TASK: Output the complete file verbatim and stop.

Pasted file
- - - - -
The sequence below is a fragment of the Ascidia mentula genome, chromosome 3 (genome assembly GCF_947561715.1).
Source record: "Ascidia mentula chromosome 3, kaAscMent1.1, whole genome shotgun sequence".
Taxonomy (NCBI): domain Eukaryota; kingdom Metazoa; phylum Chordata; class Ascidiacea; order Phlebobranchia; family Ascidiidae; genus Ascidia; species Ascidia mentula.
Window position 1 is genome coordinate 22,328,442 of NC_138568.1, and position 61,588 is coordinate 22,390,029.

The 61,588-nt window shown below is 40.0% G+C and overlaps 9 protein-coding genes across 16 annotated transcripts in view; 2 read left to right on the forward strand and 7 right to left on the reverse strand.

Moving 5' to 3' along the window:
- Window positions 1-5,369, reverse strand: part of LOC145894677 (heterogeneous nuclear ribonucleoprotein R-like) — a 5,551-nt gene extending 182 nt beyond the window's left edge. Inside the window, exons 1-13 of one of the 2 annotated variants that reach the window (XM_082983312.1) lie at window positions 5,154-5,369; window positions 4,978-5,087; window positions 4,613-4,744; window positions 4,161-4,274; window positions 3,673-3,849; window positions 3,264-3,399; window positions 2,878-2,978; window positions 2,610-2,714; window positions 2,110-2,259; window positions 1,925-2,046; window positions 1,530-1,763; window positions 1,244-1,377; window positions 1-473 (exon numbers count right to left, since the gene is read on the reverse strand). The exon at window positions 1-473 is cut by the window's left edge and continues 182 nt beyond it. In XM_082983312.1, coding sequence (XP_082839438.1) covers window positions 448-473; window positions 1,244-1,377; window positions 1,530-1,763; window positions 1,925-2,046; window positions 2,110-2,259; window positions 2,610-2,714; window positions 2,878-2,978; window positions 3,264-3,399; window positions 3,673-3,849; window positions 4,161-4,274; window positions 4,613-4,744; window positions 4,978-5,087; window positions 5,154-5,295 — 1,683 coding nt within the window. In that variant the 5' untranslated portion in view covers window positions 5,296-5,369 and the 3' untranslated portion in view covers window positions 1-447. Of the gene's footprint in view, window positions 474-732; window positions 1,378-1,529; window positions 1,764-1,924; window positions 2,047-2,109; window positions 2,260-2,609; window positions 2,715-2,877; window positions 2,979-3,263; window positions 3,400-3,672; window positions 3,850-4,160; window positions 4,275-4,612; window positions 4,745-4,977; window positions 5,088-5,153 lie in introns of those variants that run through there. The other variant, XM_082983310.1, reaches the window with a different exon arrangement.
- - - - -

The sequence below is a fragment of the Ascidia mentula genome, chromosome 3 (genome assembly GCF_947561715.1).
Source record: "Ascidia mentula chromosome 3, kaAscMent1.1, whole genome shotgun sequence".
Taxonomy (NCBI): domain Eukaryota; kingdom Metazoa; phylum Chordata; class Ascidiacea; order Phlebobranchia; family Ascidiidae; genus Ascidia; species Ascidia mentula.
Window position 1 is genome coordinate 22,328,442 of NC_138568.1, and position 61,588 is coordinate 22,390,029.

The 61,588-nt window shown below is 40.0% G+C and overlaps 9 protein-coding genes across 16 annotated transcripts in view; 2 read left to right on the forward strand and 7 right to left on the reverse strand.

Moving 5' to 3' along the window:
- Window positions 1-5,369, reverse strand: part of LOC145894677 (heterogeneous nuclear ribonucleoprotein R-like) — a 5,551-nt gene extending 182 nt beyond the window's left edge. Inside the window, exons 1-13 of one of the 2 annotated variants that reach the window (XM_082983312.1) lie at window positions 5,154-5,369; window positions 4,978-5,087; window positions 4,613-4,744; window positions 4,161-4,274; window positions 3,673-3,849; window positions 3,264-3,399; window positions 2,878-2,978; window positions 2,610-2,714; window positions 2,110-2,259; window positions 1,925-2,046; window positions 1,530-1,763; window positions 1,244-1,377; window positions 1-473 (exon numbers count right to left, since the gene is read on the reverse strand). The exon at window positions 1-473 is cut by the window's left edge and continues 182 nt beyond it. In XM_082983312.1, coding sequence (XP_082839438.1) covers window positions 448-473; window positions 1,244-1,377; window positions 1,530-1,763; window positions 1,925-2,046; window positions 2,110-2,259; window positions 2,610-2,714; window positions 2,878-2,978; window positions 3,264-3,399; window positions 3,673-3,849; window positions 4,161-4,274; window positions 4,613-4,744; window positions 4,978-5,087; window positions 5,154-5,295 — 1,683 coding nt within the window. In that variant the 5' untranslated portion in view covers window positions 5,296-5,369 and the 3' untranslated portion in view covers window positions 1-447. Of the gene's footprint in view, window positions 474-732; window positions 1,378-1,529; window positions 1,764-1,924; window positions 2,047-2,109; window positions 2,260-2,609; window positions 2,715-2,877; window positions 2,979-3,263; window positions 3,400-3,672; window positions 3,850-4,160; window positions 4,275-4,612; window positions 4,745-4,977; window positions 5,088-5,153 lie in introns of those variants that run through there. The other variant, XM_082983310.1, reaches the window with a different exon arrangement.